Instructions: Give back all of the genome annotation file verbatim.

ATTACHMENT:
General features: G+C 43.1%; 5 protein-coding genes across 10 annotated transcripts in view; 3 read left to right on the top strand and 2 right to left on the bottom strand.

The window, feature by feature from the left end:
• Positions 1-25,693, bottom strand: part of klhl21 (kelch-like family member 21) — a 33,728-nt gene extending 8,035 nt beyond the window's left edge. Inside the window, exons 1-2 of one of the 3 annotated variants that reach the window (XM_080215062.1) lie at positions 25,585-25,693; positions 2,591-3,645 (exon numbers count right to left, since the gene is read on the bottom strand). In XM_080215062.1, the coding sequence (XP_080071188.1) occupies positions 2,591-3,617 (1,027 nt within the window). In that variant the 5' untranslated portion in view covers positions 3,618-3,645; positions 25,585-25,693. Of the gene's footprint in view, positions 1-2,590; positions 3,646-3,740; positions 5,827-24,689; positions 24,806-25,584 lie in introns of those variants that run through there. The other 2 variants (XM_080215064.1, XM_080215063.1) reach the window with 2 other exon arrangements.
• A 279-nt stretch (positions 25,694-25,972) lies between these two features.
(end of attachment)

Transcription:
General features: G+C 43.1%; 5 protein-coding genes across 10 annotated transcripts in view; 3 read left to right on the top strand and 2 right to left on the bottom strand.

The window, feature by feature from the left end:
• Positions 1-25,693, bottom strand: part of klhl21 (kelch-like family member 21) — a 33,728-nt gene extending 8,035 nt beyond the window's left edge. Inside the window, exons 1-2 of one of the 3 annotated variants that reach the window (XM_080215062.1) lie at positions 25,585-25,693; positions 2,591-3,645 (exon numbers count right to left, since the gene is read on the bottom strand). In XM_080215062.1, the coding sequence (XP_080071188.1) occupies positions 2,591-3,617 (1,027 nt within the window). In that variant the 5' untranslated portion in view covers positions 3,618-3,645; positions 25,585-25,693. Of the gene's footprint in view, positions 1-2,590; positions 3,646-3,740; positions 5,827-24,689; positions 24,806-25,584 lie in introns of those variants that run through there. The other 2 variants (XM_080215064.1, XM_080215063.1) reach the window with 2 other exon arrangements.
• A 279-nt stretch (positions 25,694-25,972) lies between these two features.